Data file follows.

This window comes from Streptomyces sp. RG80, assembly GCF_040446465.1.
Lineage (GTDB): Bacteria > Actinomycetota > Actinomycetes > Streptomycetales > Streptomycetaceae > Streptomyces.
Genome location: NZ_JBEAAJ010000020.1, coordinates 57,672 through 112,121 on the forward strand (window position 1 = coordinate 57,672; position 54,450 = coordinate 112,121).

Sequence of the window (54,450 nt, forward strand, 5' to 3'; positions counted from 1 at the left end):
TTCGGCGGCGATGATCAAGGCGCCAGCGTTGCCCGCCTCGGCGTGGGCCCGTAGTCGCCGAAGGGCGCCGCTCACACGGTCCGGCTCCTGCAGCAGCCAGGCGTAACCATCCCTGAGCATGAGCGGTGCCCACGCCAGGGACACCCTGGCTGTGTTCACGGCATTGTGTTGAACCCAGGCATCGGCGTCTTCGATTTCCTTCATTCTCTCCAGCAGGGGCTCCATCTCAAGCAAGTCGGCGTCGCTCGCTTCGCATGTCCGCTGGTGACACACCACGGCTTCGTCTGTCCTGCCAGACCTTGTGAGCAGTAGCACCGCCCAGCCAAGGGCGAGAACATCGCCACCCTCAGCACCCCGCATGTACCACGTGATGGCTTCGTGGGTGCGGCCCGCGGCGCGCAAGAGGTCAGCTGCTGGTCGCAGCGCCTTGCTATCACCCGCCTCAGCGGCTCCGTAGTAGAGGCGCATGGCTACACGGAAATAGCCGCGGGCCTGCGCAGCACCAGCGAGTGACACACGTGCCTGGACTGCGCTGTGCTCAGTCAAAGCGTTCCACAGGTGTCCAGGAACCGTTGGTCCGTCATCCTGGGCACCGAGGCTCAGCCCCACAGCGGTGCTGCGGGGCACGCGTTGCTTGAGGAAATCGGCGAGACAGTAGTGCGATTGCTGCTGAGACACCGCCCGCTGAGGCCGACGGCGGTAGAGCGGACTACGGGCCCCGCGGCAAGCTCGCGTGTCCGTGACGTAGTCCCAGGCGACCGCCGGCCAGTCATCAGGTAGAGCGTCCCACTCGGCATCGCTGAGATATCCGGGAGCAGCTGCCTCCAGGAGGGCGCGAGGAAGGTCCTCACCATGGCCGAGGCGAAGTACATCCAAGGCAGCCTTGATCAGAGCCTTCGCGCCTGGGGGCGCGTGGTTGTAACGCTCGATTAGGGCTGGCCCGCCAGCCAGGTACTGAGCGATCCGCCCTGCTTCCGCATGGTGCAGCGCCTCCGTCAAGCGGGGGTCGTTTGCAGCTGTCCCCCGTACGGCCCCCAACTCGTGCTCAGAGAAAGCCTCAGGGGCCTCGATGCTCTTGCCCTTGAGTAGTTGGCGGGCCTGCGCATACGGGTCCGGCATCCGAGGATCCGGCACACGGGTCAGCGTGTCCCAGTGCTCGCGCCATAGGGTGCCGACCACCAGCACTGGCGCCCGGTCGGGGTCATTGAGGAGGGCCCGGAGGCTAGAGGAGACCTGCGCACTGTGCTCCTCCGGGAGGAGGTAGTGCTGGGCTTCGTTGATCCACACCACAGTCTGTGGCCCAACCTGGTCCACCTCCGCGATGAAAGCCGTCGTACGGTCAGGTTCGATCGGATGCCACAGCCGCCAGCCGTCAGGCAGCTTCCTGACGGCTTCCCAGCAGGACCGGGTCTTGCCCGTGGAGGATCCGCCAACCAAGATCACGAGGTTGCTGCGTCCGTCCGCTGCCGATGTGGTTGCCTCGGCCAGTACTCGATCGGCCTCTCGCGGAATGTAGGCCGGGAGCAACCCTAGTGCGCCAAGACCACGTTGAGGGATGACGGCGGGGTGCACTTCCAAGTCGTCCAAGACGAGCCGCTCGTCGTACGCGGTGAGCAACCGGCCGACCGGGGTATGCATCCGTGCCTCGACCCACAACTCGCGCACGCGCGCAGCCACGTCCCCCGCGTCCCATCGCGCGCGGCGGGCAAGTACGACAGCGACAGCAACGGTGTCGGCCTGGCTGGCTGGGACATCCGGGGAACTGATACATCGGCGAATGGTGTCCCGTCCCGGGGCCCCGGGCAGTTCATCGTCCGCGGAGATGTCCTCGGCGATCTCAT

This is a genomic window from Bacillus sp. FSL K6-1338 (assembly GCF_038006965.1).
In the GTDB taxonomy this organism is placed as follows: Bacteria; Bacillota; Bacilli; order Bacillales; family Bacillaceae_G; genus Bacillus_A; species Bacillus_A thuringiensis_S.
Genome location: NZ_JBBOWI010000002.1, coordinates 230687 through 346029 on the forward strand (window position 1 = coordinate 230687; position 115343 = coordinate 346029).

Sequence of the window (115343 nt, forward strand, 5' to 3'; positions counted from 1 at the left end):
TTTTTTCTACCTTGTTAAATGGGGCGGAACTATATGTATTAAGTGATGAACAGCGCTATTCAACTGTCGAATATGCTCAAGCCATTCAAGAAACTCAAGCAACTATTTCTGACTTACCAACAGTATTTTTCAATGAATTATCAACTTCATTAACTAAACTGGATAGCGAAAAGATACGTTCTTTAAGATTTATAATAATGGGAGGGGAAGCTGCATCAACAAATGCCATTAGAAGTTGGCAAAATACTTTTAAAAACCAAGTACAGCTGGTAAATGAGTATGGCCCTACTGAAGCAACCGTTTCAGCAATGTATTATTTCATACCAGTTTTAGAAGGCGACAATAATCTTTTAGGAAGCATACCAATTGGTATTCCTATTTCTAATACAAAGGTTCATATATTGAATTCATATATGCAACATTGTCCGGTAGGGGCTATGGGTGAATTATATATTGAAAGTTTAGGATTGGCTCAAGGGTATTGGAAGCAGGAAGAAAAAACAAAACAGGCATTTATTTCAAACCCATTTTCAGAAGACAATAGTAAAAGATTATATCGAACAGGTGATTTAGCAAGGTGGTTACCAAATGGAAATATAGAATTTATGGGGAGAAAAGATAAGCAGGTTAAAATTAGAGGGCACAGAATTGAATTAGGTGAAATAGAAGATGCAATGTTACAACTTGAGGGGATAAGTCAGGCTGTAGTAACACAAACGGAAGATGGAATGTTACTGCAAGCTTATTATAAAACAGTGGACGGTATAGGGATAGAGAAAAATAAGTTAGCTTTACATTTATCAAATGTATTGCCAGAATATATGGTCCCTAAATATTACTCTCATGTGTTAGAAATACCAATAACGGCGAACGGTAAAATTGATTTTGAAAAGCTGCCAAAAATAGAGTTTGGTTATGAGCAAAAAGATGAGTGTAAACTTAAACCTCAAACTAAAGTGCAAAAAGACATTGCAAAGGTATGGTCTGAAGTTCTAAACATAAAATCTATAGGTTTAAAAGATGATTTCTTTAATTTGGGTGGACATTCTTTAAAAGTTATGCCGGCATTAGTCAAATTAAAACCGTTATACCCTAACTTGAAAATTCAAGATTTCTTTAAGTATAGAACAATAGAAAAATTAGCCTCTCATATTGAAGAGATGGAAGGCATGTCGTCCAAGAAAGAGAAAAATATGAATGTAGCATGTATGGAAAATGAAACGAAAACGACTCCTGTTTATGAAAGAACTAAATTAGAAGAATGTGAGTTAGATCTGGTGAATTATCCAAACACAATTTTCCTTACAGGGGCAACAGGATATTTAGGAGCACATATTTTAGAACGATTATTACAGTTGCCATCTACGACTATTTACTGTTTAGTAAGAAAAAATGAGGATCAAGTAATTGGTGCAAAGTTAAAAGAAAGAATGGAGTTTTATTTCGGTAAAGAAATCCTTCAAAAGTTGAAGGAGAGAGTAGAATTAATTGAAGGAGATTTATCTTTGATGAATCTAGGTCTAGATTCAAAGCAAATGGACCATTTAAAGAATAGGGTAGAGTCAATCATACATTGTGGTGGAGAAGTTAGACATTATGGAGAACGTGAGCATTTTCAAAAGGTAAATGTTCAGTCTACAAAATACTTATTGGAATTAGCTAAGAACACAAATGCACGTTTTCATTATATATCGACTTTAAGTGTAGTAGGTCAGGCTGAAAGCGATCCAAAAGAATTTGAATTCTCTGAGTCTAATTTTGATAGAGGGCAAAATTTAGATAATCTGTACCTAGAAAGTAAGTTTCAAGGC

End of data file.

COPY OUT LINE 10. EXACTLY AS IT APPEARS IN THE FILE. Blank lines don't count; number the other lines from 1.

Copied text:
TTTTTTCTACCTTGTTAAATGGGGCGGAACTATATGTATTAAGTGATGAACAGCGCTATTCAACTGTCGAATATGCTCAAGCCATTCAAGAAACTCAAGCAACTATTTCTGACTTACCAACAGTATTTTTCAATGAATTATCAACTTCATTAACTAAACTGGATAGCGAAAAGATACGTTCTTTAAGATTTATAATAATGGGAGGGGAAGCTGCATCAACAAATGCCATTAGAAGTTGGCAAAATACTTTTAAAAACCAAGTACAGCTGGTAAATGAGTATGGCCCTACTGAAGCAACCGTTTCAGCAATGTATTATTTCATACCAGTTTTAGAAGGCGACAATAATCTTTTAGGAAGCATACCAATTGGTATTCCTATTTCTAATACAAAGGTTCATATATTGAATTCATATATGCAACATTGTCCGGTAGGGGCTATGGGTGAATTATATATTGAAAGTTTAGGATTGGCTCAAGGGTATTGGAAGCAGGAAGAAAAAACAAAACAGGCATTTATTTCAAACCCATTTTCAGAAGACAATAGTAAAAGATTATATCGAACAGGTGATTTAGCAAGGTGGTTACCAAATGGAAATATAGAATTTATGGGGAGAAAAGATAAGCAGGTTAAAATTAGAGGGCACAGAATTGAATTAGGTGAAATAGAAGATGCAATGTTACAACTTGAGGGGATAAGTCAGGCTGTAGTAACACAAACGGAAGATGGAATGTTACTGCAAGCTTATTATAAAACAGTGGACGGTATAGGGATAGAGAAAAATAAGTTAGCTTTACATTTATCAAATGTATTGCCAGAATATATGGTCCCTAAATATTACTCTCATGTGTTAGAAATACCAATAACGGCGAACGGTAAAATTGATTTTGAAAAGCTGCCAAAAATAGAGTTTGGTTATGAGCAAAAAGATGAGTGTAAACTTAAACCTCAAACTAAAGTGCAAAAAGACATTGCAAAGGTATGGTCTGAAGTTCTAAACATAAAATCTATAGGTTTAAAAGATGATTTCTTTAATTTGGGTGGACATTCTTTAAAAGTTATGCCGGCATTAGTCAAATTAAAACCGTTATACCCTAACTTGAAAATTCAAGATTTCTTTAAGTATAGAACAATAGAAAAATTAGCCTCTCATATTGAAGAGATGGAAGGCATGTCGTCCAAGAAAGAGAAAAATATGAATGTAGCATGTATGGAAAATGAAACGAAAACGACTCCTGTTTATGAAAGAACTAAATTAGAAGAATGTGAGTTAGATCTGGTGAATTATCCAAACACAATTTTCCTTACAGGGGCAACAGGATATTTAGGAGCACATATTTTAGAACGATTATTACAGTTGCCATCTACGACTATTTACTGTTTAGTAAGAAAAAATGAGGATCAAGTAATTGGTGCAAAGTTAAAAGAAAGAATGGAGTTTTATTTCGGTAAAGAAATCCTTCAAAAGTTGAAGGAGAGAGTAGAATTAATTGAAGGAGATTTATCTTTGATGAATCTAGGTCTAGATTCAAAGCAAATGGACCATTTAAAGAATAGGGTAGAGTCAATCATACATTGTGGTGGAGAAGTTAGACATTATGGAGAACGTGAGCATTTTCAAAAGGTAAATGTTCAGTCTACAAAATACTTATTGGAATTAGCTAAGAACACAAATGCACGTTTTCATTATATATCGACTTTAAGTGTAGTAGGTCAGGCTGAAAGCGATCCAAAAGAATTTGAATTCTCTGAGTCTAATTTTGATAGAGGGCAAAATTTAGATAATCTGTACCTAGAAAGTAAGTTTCAAGGC